Khaled El Emam, PhD
Canada Research Chair in Medical AI, University of Ottawa; Senior Scientist, Children’s Hospital of Eastern Ontario Research Institute: Professor, School of Epidemiology and Public Health, University of Ottawa (Canada)
Dr. Khaled El Emam is the Canada Research Chair (Tier 1) in Medical AI at the University of Ottawa, where he is a Professor in the School of Epidemiology and Public Health. He is also a Senior Scientist at the Children’s Hospital of Eastern Ontario Research Institute and Director of the multi-disciplinary Electronic Health Information Laboratory, conducting research on privacy enhancing technologies to enable the sharing of health data for secondary purposes, including synthetic data generation and de-identification methods.
Dr El Emam is co-founder and CEO of Replica Analytics, a company that develops synthetic data generation technology. Prior to his academic roles, he was a Senior Research Officer at the National Research Council of Canada. He also served as the head of the Quantitative Methods Group at the Fraunhofer Institute in Kaiserslautern, Germany. He held the Canada Research Chair in Electronic Health Information at the University of Ottawa from 2005 to 2015.
Bradley Malin, PhD
Accenture Professor of Biomedical Informatics, Biostatistics, and Computer Science; Vice Chair for Research Affairs, Department of Biomedical Informatics: Affiliated Faculty, Center for Biomedical Ethics & Society, Vanderbilt University Medical Center, Nashville, Tennessee (USA)
Bradley Malin's research is funded through various grants from the National Science Foundation (NSF), National Institutes of Health (NIH), and Patient Centered Outcomes Research Institute (PCORI) to construct technologies that enable artificial intelligence and machine learning applications (AI/ML) in the context of real world organizational, political, and health information architectures. To build practical solutions, his work draws upon methodologies in computer science, biomedical science, and public policy to innovate novel computational techniques. He has made specific contributions to a number of health-related areas, including distributed data processing methods for medical record linkage and predictive modeling, intelligent auditing technologies to protect electronic medical records from misuse in the context of primary care, and algorithms to formally anonymize patient information disseminated for secondary research purposes.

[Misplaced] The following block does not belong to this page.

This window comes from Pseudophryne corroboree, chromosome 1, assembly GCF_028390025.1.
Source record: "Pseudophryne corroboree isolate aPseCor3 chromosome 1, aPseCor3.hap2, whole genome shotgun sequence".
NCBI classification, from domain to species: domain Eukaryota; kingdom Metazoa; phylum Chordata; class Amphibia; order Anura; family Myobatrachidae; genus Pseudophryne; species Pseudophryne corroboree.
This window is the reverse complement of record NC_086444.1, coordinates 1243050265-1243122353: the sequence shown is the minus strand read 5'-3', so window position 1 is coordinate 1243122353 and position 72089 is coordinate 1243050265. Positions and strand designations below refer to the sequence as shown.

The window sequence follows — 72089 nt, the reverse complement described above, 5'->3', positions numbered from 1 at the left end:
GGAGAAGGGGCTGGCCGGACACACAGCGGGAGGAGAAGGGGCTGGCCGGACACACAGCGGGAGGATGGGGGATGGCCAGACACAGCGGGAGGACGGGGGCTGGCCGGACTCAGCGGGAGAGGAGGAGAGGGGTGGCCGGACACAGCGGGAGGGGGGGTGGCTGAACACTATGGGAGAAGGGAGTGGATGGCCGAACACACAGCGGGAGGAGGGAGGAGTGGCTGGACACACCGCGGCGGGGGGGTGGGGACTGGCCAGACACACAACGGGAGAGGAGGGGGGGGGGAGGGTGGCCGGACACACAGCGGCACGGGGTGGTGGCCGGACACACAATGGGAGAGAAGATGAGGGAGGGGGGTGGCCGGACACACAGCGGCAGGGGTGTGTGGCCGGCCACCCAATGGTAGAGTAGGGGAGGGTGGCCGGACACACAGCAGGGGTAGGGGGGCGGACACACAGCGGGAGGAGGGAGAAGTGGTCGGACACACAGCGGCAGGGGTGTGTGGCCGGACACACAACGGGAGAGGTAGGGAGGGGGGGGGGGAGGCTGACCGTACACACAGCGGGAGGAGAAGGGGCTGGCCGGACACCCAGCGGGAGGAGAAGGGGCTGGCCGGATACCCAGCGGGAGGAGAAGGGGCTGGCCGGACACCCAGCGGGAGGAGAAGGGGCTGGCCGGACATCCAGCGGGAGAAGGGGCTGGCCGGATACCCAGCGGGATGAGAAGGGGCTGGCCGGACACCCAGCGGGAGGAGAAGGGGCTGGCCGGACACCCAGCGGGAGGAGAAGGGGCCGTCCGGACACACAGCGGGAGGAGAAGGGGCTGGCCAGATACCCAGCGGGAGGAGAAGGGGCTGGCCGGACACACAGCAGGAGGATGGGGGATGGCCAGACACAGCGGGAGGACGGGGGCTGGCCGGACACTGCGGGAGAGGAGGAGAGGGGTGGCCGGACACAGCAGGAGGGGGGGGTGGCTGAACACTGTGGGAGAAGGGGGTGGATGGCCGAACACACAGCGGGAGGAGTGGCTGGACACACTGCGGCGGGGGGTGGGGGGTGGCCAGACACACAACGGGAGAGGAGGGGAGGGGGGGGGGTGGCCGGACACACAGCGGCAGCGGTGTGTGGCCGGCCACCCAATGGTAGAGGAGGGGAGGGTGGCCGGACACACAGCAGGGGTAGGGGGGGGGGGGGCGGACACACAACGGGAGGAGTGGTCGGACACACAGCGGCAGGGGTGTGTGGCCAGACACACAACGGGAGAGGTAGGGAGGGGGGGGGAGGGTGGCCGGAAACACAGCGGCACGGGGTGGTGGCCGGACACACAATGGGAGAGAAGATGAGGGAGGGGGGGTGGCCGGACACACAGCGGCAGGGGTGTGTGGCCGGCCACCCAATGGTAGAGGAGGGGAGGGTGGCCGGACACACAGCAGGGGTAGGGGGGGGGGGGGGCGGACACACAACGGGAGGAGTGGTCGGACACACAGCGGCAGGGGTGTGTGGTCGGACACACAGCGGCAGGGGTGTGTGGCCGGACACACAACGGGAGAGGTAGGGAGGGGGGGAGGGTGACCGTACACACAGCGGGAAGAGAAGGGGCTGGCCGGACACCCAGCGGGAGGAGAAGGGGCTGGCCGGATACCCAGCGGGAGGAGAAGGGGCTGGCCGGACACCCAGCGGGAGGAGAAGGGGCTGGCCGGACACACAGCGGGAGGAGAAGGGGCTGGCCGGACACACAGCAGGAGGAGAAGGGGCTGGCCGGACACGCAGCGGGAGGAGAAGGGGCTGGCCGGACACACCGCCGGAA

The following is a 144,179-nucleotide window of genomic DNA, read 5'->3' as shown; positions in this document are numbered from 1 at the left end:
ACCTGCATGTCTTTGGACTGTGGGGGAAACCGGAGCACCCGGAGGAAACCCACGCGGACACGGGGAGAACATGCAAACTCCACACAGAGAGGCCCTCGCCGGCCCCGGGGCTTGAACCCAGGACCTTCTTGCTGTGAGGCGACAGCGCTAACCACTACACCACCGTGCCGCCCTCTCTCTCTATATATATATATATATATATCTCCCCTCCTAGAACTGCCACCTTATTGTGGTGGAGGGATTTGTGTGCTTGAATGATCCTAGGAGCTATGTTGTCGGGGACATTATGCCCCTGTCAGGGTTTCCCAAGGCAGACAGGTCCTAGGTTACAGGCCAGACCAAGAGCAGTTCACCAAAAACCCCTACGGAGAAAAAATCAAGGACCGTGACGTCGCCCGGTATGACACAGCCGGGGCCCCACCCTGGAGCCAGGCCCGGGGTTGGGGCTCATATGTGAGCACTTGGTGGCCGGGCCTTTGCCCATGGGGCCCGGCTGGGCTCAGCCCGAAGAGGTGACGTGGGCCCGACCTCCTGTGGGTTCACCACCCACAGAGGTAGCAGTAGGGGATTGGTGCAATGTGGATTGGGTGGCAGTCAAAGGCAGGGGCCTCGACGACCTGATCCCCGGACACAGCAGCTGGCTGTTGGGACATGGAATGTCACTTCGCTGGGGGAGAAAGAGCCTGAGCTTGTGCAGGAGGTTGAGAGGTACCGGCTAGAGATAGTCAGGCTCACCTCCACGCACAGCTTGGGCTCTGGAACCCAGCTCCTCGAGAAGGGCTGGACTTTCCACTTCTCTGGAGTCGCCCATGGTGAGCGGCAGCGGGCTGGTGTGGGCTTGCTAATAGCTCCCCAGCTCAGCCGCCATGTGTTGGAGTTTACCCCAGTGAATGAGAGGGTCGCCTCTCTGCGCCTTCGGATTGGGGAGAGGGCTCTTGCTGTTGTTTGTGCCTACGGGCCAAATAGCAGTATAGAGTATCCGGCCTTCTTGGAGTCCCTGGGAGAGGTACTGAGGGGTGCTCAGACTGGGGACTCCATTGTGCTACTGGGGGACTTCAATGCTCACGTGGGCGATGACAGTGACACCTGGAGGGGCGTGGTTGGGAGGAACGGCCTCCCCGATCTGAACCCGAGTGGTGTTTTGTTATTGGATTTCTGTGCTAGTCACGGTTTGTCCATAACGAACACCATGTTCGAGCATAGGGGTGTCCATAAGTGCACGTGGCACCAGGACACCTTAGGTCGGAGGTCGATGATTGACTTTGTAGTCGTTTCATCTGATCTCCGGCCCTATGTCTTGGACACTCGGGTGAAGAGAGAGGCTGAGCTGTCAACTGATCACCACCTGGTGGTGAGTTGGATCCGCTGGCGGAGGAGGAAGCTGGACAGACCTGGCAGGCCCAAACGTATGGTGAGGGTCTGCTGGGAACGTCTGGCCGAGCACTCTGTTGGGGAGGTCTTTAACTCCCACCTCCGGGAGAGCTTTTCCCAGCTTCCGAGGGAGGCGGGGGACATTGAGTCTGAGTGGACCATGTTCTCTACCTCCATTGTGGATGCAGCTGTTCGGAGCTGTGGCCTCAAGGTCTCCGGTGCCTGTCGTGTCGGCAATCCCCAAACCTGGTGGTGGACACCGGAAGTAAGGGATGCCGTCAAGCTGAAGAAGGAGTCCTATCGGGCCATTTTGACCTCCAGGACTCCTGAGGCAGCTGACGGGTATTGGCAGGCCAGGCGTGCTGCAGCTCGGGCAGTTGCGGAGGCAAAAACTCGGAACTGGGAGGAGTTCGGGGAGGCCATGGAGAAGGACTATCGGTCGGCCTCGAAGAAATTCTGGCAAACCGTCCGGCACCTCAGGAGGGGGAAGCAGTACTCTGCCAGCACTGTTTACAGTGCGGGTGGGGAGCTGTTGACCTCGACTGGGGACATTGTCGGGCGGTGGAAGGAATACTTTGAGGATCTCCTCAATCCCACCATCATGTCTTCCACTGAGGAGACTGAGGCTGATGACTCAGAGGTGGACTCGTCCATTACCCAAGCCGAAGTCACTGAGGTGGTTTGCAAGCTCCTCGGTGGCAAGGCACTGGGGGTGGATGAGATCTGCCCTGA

Dr Malin co-directs the Health Data Science (HEADS) Center, the Center for Genetic Privacy and Identity in Community Settings (GetPreCiSe), an NIH Center of Excellence on Ethical, Legal, and Social Implications Research, and the Infrastructure Core of the NIH Artificial Intelligence/Machine Learning Consortium to Advance Health Equity and Researcher Diversity (AIM-AHEAD). In addition, he currently serves as the co-chair of the Committee on Access, Privacy, and Security (CAPS) of the All of Us Research Program of the U.S. Precision Medicine Initiative, an appointed member of the Technical Anonymisation Group of the European Medicines Agency, and an appointed member of the Board of Scientific Counselors of the National Center for Health Statistics of the Centers for Disease Control and Prevention.